I love to hunt coyotes, and so I’m always looking for ways to gain an edge in the field—be it a new tactic or new cutting-edge gear. And at the 2019 SHOT show, I got a first look at some of the best new guns, calls, optics, and other gear designed for hunting predators. It’s impossible to see everything at SHOT—there’s simply too much—but the following items were the ones that caught my eye and should help any hunter gain that edge in 2019.
In a few states, it’s legal to hunt predators at night with the aid of a spotlight. Some might think a light makes it easier to find animals, but it’s still a tough proposition. That’s why I am interested in using the LTO Tracker 2 HD from Leupold. It’s a handheld telescope that identifies heat signatures just like a thermal imaging camera or binocular, without lighting up the landscape. It’s lightweight (7 ounces), has 6 different color palettes, and runs for 3 hours on a single CR123 battery. But the best feature is the 7x zoom that can detect temperature variations out to 750 yards.
Alps seems to have taken a cue from the turkey-hunting crowd and applied it to predator hunting by integrating a removable memory-foam seat and kickstand frame to a pack—a combination that should allow hunters to sit anywhere, even in wide-open country. The new Enforcer Predator Hunting Vest has adjustable legs, the wide footpads prevent sinking into the ground, there’s enough storage (800 cubic inches) to carry a large electronic caller plus other gear, and there are shotgun and rifle shell holders.
Of all the new knives at the 2019 SHOT show, the one that impressed me the most was the Monashee from Columbia River Knife and Tool (CRKT). Designed by Russ Kommer of Fargo, North Dakota, this knife has a locking 3 ½-inch stainless steel blade, recessed finger grips that feel like they’re customized for your hand, and a thermoplastic rubber grip that doesn’t didn’t slip (I poured water on my hand to see if it would). CRKT has been producing some great general-purpose hunting and camping knives for years, but this might be one of their best sellers for a long time.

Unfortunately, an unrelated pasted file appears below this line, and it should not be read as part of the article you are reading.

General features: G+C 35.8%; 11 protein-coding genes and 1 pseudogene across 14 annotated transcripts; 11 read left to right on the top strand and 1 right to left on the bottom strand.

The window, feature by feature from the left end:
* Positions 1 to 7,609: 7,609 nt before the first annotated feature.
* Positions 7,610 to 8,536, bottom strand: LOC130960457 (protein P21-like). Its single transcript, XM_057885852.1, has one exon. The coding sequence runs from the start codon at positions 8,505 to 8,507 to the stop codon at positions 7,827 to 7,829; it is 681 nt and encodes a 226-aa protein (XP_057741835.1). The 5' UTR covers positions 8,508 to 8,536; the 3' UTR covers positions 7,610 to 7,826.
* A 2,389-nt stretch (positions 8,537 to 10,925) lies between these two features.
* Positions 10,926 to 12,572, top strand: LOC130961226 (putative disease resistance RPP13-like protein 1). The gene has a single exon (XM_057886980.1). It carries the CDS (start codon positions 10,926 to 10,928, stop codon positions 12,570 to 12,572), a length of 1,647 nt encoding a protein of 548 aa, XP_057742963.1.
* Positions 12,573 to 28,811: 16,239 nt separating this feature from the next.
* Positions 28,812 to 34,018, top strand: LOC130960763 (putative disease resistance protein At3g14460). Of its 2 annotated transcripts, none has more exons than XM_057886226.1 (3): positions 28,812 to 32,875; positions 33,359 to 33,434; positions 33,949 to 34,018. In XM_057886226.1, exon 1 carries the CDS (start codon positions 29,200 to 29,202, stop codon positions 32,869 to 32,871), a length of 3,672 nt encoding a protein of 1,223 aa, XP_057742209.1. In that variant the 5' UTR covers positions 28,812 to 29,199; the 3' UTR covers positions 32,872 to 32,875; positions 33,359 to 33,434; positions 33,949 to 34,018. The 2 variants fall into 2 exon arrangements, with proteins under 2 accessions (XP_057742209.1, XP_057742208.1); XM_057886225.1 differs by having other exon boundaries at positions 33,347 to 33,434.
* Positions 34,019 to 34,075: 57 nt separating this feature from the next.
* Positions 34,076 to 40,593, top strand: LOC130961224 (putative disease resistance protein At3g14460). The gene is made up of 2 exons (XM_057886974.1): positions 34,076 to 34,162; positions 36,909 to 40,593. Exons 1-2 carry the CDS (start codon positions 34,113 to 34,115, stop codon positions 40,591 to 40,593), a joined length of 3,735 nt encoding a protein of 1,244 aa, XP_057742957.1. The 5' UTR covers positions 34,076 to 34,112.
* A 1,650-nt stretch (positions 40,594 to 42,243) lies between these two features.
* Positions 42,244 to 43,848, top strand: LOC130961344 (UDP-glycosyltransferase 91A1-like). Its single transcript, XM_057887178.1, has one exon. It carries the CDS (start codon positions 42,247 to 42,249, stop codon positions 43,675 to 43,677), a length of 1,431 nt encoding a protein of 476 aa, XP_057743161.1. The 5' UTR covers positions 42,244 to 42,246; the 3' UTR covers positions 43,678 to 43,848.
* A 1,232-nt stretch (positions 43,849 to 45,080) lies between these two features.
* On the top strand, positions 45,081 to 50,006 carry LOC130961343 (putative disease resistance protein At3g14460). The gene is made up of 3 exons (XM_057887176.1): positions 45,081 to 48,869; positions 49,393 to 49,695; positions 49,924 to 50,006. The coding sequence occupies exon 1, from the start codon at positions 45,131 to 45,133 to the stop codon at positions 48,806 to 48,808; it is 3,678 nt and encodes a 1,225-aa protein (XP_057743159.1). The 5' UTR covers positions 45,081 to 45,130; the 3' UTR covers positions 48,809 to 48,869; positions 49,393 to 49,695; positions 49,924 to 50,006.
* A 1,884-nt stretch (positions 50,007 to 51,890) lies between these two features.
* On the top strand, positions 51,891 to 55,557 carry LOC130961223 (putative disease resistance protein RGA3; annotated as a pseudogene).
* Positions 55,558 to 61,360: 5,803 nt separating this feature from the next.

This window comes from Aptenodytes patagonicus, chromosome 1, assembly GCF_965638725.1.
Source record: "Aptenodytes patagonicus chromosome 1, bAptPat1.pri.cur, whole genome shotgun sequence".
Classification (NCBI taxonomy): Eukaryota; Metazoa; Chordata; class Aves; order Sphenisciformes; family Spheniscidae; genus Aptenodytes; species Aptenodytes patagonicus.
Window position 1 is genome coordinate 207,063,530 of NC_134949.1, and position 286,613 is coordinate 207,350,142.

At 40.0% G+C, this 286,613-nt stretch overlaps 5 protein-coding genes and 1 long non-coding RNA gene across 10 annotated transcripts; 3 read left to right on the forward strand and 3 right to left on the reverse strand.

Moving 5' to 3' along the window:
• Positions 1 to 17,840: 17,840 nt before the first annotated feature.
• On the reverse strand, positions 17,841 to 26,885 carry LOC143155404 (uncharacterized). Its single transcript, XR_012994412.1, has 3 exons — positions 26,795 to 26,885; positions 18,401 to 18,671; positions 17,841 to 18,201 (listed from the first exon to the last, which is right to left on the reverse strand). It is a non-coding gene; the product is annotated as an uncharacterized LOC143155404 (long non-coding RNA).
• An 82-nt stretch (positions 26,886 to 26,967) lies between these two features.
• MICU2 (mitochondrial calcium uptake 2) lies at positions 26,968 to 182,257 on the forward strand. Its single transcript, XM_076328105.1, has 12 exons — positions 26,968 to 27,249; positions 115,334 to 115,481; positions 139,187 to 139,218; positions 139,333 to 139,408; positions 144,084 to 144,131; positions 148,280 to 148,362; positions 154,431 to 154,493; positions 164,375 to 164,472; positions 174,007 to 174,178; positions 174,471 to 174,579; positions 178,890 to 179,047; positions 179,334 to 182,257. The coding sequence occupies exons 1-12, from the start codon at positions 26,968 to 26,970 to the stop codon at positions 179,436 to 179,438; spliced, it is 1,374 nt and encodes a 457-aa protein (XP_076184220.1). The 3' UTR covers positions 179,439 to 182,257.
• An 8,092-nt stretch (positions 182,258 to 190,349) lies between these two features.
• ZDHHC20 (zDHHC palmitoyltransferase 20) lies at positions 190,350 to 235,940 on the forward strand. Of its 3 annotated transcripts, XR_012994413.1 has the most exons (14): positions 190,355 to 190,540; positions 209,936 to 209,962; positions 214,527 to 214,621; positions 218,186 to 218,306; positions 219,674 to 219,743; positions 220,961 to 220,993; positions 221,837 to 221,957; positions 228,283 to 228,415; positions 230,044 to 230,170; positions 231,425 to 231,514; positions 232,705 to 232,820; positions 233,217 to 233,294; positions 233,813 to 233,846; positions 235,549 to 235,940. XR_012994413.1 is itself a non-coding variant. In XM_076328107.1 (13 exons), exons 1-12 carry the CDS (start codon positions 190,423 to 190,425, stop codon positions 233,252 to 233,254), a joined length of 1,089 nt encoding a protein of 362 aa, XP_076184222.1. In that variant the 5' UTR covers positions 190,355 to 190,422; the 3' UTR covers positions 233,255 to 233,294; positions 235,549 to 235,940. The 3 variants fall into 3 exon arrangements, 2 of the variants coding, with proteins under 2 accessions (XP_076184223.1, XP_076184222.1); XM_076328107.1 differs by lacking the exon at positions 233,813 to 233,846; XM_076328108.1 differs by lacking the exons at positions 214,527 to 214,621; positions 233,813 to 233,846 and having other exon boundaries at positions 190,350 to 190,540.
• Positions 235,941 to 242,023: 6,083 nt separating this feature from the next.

The new Oryx rifle from Howa is a sleek, balanced, bolt-action modern sporting rifle that combines the best features of a classic hunting rifle with the popular look and feel of an AR. The chassis has an adjustable length of pull (13.25 to 15 inches) and comb height, recoil pad, and sling swivels. You can customize the chassis with green, black, gray, or FDE accents, and choose from a .300, .223, 7.62×39, or 6.5 Grendel calibers in Howa’s 1500 barreled action. The entire package is a steal, but if you like the Oryx chassis and want to customize the rest of the gun, you’re in luck: Howa sells the chassis alone for Remington, Tikka, Savage, and Ruger rifles for $400. And like all the company’s products, Howa backs everything with a lifetime warranty.
It’s always nice when a company can successfully combine two hunting products into one—and that’s what you have with Vortex’s new Fury HD 5000 Range Finding Binos. These 10×42 glasses provide a clear and sharp image of whatever you’re eyeballing at extended distances. After centering the small crosshairs on an object, just push the “measure” button and the right barrel displays the distance in bright orange digits. The laser can measure targets up to 5,000 yards away, there are settings for angle-compensated ranges, and a scan mode can give readings as you pan or track a moving animal. Like all Vortex products, the Fury HD lenses come with a lifetime, no-fault, transferable warranty.
Nothing starts a debate among passionate hunters more than where the common .22 rifle ranks on a list of appropriate predator guns. I’ve seen plenty of .22s dispatch coyotes with no issues, and I’ve seen just as many not even knock a dog over. Whether you love or hate them, you can’t argue with the fact most .22 rifles are affordable and reliable—not to mention easy to carry, handle, and shoot. They’re also great tools for young hunters entering the sport. With all that in mind, you should consider Winchester’s new Wildcat. Not only does this rimfire autoloader do all the things a .22 is supposed to do, but the stock has a sleek, tactical look and feel that is sure to make any young gun-toting hunter feel cool. The gun also has an 18-inch barrel and adjustable rear sight and a scope rail. And because the lower assembly pops out, you can clean the bore from either end. It’s incredibly light and a hoot to shoot.